As Ireland entered a century that would see as many as a million of its own starve to death and another million flee the island’s impoverished clutches, an ocean away an aristocratic Frenchman was in the process of establishing one of the world’s great industrial enterprises on the banks of a creek called Brandywine.
As the 1800’s rolled forward, that company, E.I. du Pont de Nemours, would steadily grow, fueled by a pipeline that brought thousands of workers from Ireland to its home in Wilmington, forever changing the culture of this state and the history of the world in the process.
The original French-Irish Connection was forged by a shared antipathy for the British and legendary faith that a monk named Patrick had fine-tuned his evangelizing chops in France before shipping across the Celtic Sea to Christianize the Emerald Isle – niftily banishing the land’s snakes in the process.
Twelve hundred years later, this new world connection was hatched, born of black powder and the need for skilled laborers to produce it.
In her book Black Powder, White Lace: The du Pont Irish and Cultural Identity in Nineteenth Century America, Padua Academy and UD graduate Margaret Mulrooney explains that the Ulster-born Irish who came to Delaware were actually better-off and more educated than most Irish immigrants who fled 19th Century privation in their homeland to build new lives in the United States.[i]
These “du Pont Irish” differed from the “famine Irish” in many ways, beginning with a deep identification with their local counties in Ulster. The northern-most Irish province was generally more developed and industrialized, avoiding the worst of the mid-century potato famine that ravaged so much of the island. Professor Mulrooney writes that many of the Irish who came to work for Du Pont hailed from bustling market towns with access to the linen trade or they were “strong farmers” with greater tenant rights than their countrymen in the south. They were also a highly literate population.
While most were Catholic (some Presbyterian), these Irish were not devout mass-going folks in the way we might envision. In a land where Catholics had been persecuted and marginalized, priests and churches were few and far between. And some Irish still clung to earthy superstitions of fairies and banshees.
So while the parish church was never the center of their community in Ireland, the Church came to be a critical focus of the immigrant Irish experience in America.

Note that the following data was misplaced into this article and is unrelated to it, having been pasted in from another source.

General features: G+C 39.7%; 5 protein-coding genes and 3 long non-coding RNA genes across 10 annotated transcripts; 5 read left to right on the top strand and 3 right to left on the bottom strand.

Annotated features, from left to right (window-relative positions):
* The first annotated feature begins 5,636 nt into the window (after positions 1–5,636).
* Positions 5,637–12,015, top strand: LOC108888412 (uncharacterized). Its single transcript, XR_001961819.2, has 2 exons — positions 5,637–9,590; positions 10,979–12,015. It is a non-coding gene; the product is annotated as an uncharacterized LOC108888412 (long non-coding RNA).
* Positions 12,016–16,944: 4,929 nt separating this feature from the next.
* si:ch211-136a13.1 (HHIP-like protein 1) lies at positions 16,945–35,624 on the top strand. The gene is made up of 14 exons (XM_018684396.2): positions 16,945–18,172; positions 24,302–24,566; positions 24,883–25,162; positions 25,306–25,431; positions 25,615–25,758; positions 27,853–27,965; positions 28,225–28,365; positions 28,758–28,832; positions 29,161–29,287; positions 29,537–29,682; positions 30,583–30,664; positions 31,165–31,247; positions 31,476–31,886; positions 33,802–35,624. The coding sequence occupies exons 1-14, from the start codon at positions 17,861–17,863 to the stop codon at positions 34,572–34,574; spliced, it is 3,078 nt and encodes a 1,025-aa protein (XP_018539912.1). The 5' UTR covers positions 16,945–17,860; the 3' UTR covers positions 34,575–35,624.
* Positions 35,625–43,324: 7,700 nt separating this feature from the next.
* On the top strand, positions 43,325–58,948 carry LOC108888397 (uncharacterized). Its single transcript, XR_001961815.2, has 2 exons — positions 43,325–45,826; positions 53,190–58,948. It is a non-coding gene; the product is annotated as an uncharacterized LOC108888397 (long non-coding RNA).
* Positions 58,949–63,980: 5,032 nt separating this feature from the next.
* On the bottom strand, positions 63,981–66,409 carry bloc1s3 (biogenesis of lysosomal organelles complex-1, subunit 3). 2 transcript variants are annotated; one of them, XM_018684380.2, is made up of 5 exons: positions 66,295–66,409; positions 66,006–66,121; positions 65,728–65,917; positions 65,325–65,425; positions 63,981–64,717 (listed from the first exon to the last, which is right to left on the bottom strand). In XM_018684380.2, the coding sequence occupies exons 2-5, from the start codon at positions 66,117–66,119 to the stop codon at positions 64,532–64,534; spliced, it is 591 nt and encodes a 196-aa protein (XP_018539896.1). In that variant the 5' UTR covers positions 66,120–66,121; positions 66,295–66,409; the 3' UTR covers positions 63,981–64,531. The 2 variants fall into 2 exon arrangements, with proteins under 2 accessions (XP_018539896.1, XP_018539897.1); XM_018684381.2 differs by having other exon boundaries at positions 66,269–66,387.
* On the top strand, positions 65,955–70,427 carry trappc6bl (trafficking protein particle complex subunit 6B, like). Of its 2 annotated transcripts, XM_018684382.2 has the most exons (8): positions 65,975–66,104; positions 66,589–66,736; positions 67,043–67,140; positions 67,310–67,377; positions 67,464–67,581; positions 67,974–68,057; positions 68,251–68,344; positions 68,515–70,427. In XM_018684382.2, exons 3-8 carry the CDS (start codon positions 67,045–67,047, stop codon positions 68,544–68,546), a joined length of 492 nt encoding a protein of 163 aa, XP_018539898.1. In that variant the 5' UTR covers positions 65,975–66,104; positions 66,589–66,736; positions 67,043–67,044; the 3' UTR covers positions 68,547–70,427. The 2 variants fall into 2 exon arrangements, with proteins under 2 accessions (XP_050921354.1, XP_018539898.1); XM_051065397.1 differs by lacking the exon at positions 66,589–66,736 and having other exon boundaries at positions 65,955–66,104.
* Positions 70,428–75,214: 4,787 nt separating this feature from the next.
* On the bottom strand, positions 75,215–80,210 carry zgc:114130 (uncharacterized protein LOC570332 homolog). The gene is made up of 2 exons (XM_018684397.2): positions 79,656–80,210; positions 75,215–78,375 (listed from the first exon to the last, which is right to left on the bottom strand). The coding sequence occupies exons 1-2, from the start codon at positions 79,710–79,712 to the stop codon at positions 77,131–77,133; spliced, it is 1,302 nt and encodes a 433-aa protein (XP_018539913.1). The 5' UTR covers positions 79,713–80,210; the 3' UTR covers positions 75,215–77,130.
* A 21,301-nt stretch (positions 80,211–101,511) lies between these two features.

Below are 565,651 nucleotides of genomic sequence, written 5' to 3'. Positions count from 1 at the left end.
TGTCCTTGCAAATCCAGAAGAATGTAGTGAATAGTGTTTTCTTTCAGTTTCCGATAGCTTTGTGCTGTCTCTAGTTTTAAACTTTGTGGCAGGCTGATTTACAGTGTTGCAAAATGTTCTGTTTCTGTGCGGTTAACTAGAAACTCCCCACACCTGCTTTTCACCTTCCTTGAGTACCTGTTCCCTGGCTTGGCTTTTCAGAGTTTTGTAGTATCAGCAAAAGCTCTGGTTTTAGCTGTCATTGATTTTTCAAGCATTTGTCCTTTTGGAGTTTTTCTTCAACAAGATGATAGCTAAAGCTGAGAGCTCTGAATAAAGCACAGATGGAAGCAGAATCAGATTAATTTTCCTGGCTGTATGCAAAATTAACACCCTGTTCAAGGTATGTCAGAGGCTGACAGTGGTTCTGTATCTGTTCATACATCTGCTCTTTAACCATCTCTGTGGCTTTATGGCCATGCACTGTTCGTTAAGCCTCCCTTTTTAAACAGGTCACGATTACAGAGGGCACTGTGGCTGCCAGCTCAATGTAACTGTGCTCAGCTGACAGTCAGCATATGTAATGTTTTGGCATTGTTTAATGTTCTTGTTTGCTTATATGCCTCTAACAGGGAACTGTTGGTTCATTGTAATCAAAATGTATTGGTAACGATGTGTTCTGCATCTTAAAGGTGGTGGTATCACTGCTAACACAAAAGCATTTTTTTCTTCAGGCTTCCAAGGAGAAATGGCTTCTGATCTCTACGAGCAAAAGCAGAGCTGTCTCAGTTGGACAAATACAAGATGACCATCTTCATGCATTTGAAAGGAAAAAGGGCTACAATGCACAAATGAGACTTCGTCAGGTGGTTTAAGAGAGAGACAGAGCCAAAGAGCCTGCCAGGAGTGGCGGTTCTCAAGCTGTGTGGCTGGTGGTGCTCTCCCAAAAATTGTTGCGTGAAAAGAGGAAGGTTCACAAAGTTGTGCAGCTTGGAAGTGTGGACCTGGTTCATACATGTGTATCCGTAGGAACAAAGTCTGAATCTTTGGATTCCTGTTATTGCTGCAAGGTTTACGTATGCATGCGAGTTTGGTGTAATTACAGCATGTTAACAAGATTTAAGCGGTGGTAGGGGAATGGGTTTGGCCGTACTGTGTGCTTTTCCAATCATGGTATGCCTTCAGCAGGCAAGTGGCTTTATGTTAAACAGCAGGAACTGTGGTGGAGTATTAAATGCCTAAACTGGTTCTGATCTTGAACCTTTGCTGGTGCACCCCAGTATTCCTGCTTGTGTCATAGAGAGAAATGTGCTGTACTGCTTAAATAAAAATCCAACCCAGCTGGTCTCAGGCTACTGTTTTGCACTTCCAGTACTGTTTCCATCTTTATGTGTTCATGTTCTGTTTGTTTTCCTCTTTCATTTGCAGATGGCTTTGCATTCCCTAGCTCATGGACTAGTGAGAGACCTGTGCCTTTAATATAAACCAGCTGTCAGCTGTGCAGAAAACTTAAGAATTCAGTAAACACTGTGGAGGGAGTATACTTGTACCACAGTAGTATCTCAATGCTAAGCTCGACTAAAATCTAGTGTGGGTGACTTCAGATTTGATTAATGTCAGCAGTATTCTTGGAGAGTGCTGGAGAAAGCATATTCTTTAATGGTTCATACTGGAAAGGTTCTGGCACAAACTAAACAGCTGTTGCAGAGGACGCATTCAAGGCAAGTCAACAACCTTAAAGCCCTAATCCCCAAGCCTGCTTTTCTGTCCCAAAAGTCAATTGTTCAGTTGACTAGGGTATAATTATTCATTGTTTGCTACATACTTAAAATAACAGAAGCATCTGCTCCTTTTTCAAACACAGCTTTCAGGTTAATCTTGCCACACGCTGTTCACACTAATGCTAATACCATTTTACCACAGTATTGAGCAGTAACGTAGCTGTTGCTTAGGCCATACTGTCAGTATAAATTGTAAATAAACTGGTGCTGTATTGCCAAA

It was in this context that a new Catholic church sprung just steps from the mills one hundred and seventy five years ago, a milestone being celebrated this year by parishioners of St. Joseph’s on the Brandywine in what is today an affluent suburb called Greenville.
Establishment of the church was in a way a joint project of a paternalistic DuPont Company and the Diocese of Philadelphia (Wilmington would become its own diocese, together with the counties of Maryland and Virginia’s Eastern Shore, in 1868). The company invested greatly in training and developing its workers, offering cradle-to-grave benefits for them and their families, and a du Pont donated land for the new house of worship.
The grave could never have been far from the minds of workers in this hazardous business of producing explosive powder, and faithful seeking solace and sacraments had few options that didn’t require several good miles’ walk. St. Peter’s was established in Wilmington decades earlier and as far back as the mid 1700s, priests had been ministering to the Catholic community in and around “Coffee Run” near Hockessin near where St. Mary of the Assumption stands today.
Into the 19th and early 20th century the Delaware Catholic population grew, and churches were established to serve clusters of other new European immigrants in Wilmington including Germans (Sacred Heart), Polish (St. Hedwig’s) and Italians (St. Anthony’s).
To enter St. Joseph’s sanctum one must navigate graveyards on all sides, filled with ancient, weather-beaten tombstones marking the hearty lives of people like “Thomas Ferry – 1848 – 53 years old” and “Michael and Agatha Hasset, 1859 and 1864.”
A cemetery like that suggests a sly bit of marketing aimed at those wobbly about investing an hour in the pews, a not-so-subtle reminder of our mortality and the unavoidable fact that, in the uplifting words of the great Irish-American poet Jim Morrison, no one here gets out alive.
[i] Dr. Mulrooney is a professor and Assistant Vice Provost at James Madison University. She gave a superb talk on her book at Hagley Museum in March of 2014, which can be viewed here: http://www.hagley.org/librarynews/video-black-powder-white-lace-du-pont-irish-and-cultural-identity-nineteenth-century